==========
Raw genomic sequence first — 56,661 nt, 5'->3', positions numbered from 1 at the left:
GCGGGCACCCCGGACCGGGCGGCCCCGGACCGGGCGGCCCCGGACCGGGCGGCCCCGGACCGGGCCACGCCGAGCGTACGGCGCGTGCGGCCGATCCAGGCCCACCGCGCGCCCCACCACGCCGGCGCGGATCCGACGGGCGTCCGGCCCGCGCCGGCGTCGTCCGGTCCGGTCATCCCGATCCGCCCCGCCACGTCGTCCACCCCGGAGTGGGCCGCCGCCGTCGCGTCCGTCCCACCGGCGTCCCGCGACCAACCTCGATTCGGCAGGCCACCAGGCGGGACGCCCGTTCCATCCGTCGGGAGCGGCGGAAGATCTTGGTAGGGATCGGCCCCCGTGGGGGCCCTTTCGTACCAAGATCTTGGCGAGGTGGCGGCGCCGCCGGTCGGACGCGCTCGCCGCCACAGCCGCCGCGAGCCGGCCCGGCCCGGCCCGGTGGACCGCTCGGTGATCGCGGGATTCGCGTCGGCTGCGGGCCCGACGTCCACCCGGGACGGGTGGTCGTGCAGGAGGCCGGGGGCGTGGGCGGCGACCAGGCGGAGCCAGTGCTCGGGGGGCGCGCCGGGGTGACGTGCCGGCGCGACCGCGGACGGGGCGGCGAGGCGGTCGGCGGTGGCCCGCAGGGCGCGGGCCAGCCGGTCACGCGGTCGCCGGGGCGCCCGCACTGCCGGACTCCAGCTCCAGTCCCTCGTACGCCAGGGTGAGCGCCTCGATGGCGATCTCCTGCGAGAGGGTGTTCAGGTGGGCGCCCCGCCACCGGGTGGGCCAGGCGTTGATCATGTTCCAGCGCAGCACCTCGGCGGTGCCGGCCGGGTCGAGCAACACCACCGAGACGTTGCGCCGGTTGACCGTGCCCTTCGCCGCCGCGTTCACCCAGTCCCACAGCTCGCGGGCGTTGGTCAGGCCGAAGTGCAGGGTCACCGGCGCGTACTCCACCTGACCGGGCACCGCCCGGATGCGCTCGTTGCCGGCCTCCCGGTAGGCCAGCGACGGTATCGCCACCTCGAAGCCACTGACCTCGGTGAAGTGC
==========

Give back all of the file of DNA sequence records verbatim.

Raw genomic sequence first — 56,661 nt, 5'->3', positions numbered from 1 at the left:
GCGGGCACCCCGGACCGGGCGGCCCCGGACCGGGCGGCCCCGGACCGGGCGGCCCCGGACCGGGCCACGCCGAGCGTACGGCGCGTGCGGCCGATCCAGGCCCACCGCGCGCCCCACCACGCCGGCGCGGATCCGACGGGCGTCCGGCCCGCGCCGGCGTCGTCCGGTCCGGTCATCCCGATCCGCCCCGCCACGTCGTCCACCCCGGAGTGGGCCGCCGCCGTCGCGTCCGTCCCACCGGCGTCCCGCGACCAACCTCGATTCGGCAGGCCACCAGGCGGGACGCCCGTTCCATCCGTCGGGAGCGGCGGAAGATCTTGGTAGGGATCGGCCCCCGTGGGGGCCCTTTCGTACCAAGATCTTGGCGAGGTGGCGGCGCCGCCGGTCGGACGCGCTCGCCGCCACAGCCGCCGCGAGCCGGCCCGGCCCGGCCCGGTGGACCGCTCGGTGATCGCGGGATTCGCGTCGGCTGCGGGCCCGACGTCCACCCGGGACGGGTGGTCGTGCAGGAGGCCGGGGGCGTGGGCGGCGACCAGGCGGAGCCAGTGCTCGGGGGGCGCGCCGGGGTGACGTGCCGGCGCGACCGCGGACGGGGCGGCGAGGCGGTCGGCGGTGGCCCGCAGGGCGCGGGCCAGCCGGTCACGCGGTCGCCGGGGCGCCCGCACTGCCGGACTCCAGCTCCAGTCCCTCGTACGCCAGGGTGAGCGCCTCGATGGCGATCTCCTGCGAGAGGGTGTTCAGGTGGGCGCCCCGCCACCGGGTGGGCCAGGCGTTGATCATGTTCCAGCGCAGCACCTCGGCGGTGCCGGCCGGGTCGAGCAACACCACCGAGACGTTGCGCCGGTTGACCGTGCCCTTCGCCGCCGCGTTCACCCAGTCCCACAGCTCGCGGGCGTTGGTCAGGCCGAAGTGCAGGGTCACCGGCGCGTACTCCACCTGACCGGGCACCGCCCGGATGCGCTCGTTGCCGGCCTCCCGGTAGGCCAGCGACGGTATCGCCACCTCGAAGCCACTGACCTCGGTGAAGTGC